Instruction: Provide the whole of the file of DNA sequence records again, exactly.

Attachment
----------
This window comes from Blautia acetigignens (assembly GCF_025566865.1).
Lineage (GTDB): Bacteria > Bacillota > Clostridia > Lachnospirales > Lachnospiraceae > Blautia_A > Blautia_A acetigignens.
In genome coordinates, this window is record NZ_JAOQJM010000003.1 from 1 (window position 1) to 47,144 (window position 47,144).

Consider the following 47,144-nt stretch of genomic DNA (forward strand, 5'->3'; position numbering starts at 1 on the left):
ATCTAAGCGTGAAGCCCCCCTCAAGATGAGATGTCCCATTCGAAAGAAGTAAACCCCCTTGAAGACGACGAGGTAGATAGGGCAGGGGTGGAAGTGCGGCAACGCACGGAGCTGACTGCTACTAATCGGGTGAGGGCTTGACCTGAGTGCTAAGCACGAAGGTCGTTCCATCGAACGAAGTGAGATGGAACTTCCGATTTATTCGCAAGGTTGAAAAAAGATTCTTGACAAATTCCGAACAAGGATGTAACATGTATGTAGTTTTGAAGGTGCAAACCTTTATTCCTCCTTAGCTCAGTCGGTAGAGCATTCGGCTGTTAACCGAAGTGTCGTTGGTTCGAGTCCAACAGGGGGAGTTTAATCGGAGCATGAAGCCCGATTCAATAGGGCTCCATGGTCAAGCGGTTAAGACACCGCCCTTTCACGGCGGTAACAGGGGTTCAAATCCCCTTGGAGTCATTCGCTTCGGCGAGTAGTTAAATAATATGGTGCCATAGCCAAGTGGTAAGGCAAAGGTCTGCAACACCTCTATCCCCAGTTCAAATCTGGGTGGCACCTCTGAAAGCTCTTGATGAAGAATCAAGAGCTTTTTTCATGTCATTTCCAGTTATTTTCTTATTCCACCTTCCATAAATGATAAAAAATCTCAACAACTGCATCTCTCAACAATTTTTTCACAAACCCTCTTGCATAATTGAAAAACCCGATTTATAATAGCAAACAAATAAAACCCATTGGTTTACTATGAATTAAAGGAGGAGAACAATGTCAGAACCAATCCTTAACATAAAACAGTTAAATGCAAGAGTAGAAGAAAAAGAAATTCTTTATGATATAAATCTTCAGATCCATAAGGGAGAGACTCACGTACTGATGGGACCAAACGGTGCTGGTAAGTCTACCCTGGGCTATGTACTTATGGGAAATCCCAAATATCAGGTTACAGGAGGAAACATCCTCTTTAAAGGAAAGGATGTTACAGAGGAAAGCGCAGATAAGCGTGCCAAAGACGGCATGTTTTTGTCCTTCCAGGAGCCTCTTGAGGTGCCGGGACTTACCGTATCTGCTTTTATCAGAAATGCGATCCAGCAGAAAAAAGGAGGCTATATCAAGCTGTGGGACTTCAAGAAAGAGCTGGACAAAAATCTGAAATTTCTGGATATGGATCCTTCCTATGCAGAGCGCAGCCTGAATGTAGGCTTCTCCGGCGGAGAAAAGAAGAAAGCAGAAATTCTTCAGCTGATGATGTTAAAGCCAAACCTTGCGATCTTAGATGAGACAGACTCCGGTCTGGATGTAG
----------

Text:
This window comes from Blautia acetigignens (assembly GCF_025566865.1).
Lineage (GTDB): Bacteria > Bacillota > Clostridia > Lachnospirales > Lachnospiraceae > Blautia_A > Blautia_A acetigignens.
In genome coordinates, this window is record NZ_JAOQJM010000003.1 from 1 (window position 1) to 47,144 (window position 47,144).

Consider the following 47,144-nt stretch of genomic DNA (forward strand, 5'->3'; position numbering starts at 1 on the left):
ATCTAAGCGTGAAGCCCCCCTCAAGATGAGATGTCCCATTCGAAAGAAGTAAACCCCCTTGAAGACGACGAGGTAGATAGGGCAGGGGTGGAAGTGCGGCAACGCACGGAGCTGACTGCTACTAATCGGGTGAGGGCTTGACCTGAGTGCTAAGCACGAAGGTCGTTCCATCGAACGAAGTGAGATGGAACTTCCGATTTATTCGCAAGGTTGAAAAAAGATTCTTGACAAATTCCGAACAAGGATGTAACATGTATGTAGTTTTGAAGGTGCAAACCTTTATTCCTCCTTAGCTCAGTCGGTAGAGCATTCGGCTGTTAACCGAAGTGTCGTTGGTTCGAGTCCAACAGGGGGAGTTTAATCGGAGCATGAAGCCCGATTCAATAGGGCTCCATGGTCAAGCGGTTAAGACACCGCCCTTTCACGGCGGTAACAGGGGTTCAAATCCCCTTGGAGTCATTCGCTTCGGCGAGTAGTTAAATAATATGGTGCCATAGCCAAGTGGTAAGGCAAAGGTCTGCAACACCTCTATCCCCAGTTCAAATCTGGGTGGCACCTCTGAAAGCTCTTGATGAAGAATCAAGAGCTTTTTTCATGTCATTTCCAGTTATTTTCTTATTCCACCTTCCATAAATGATAAAAAATCTCAACAACTGCATCTCTCAACAATTTTTTCACAAACCCTCTTGCATAATTGAAAAACCCGATTTATAATAGCAAACAAATAAAACCCATTGGTTTACTATGAATTAAAGGAGGAGAACAATGTCAGAACCAATCCTTAACATAAAACAGTTAAATGCAAGAGTAGAAGAAAAAGAAATTCTTTATGATATAAATCTTCAGATCCATAAGGGAGAGACTCACGTACTGATGGGACCAAACGGTGCTGGTAAGTCTACCCTGGGCTATGTACTTATGGGAAATCCCAAATATCAGGTTACAGGAGGAAACATCCTCTTTAAAGGAAAGGATGTTACAGAGGAAAGCGCAGATAAGCGTGCCAAAGACGGCATGTTTTTGTCCTTCCAGGAGCCTCTTGAGGTGCCGGGACTTACCGTATCTGCTTTTATCAGAAATGCGATCCAGCAGAAAAAAGGAGGCTATATCAAGCTGTGGGACTTCAAGAAAGAGCTGGACAAAAATCTGAAATTTCTGGATATGGATCCTTCCTATGCAGAGCGCAGCCTGAATGTAGGCTTCTCCGGCGGAGAAAAGAAGAAAGCAGAAATTCTTCAGCTGATGATGTTAAAGCCAAACCTTGCGATCTTAGATGAGACAGACTCCGGTCTGGATGTAG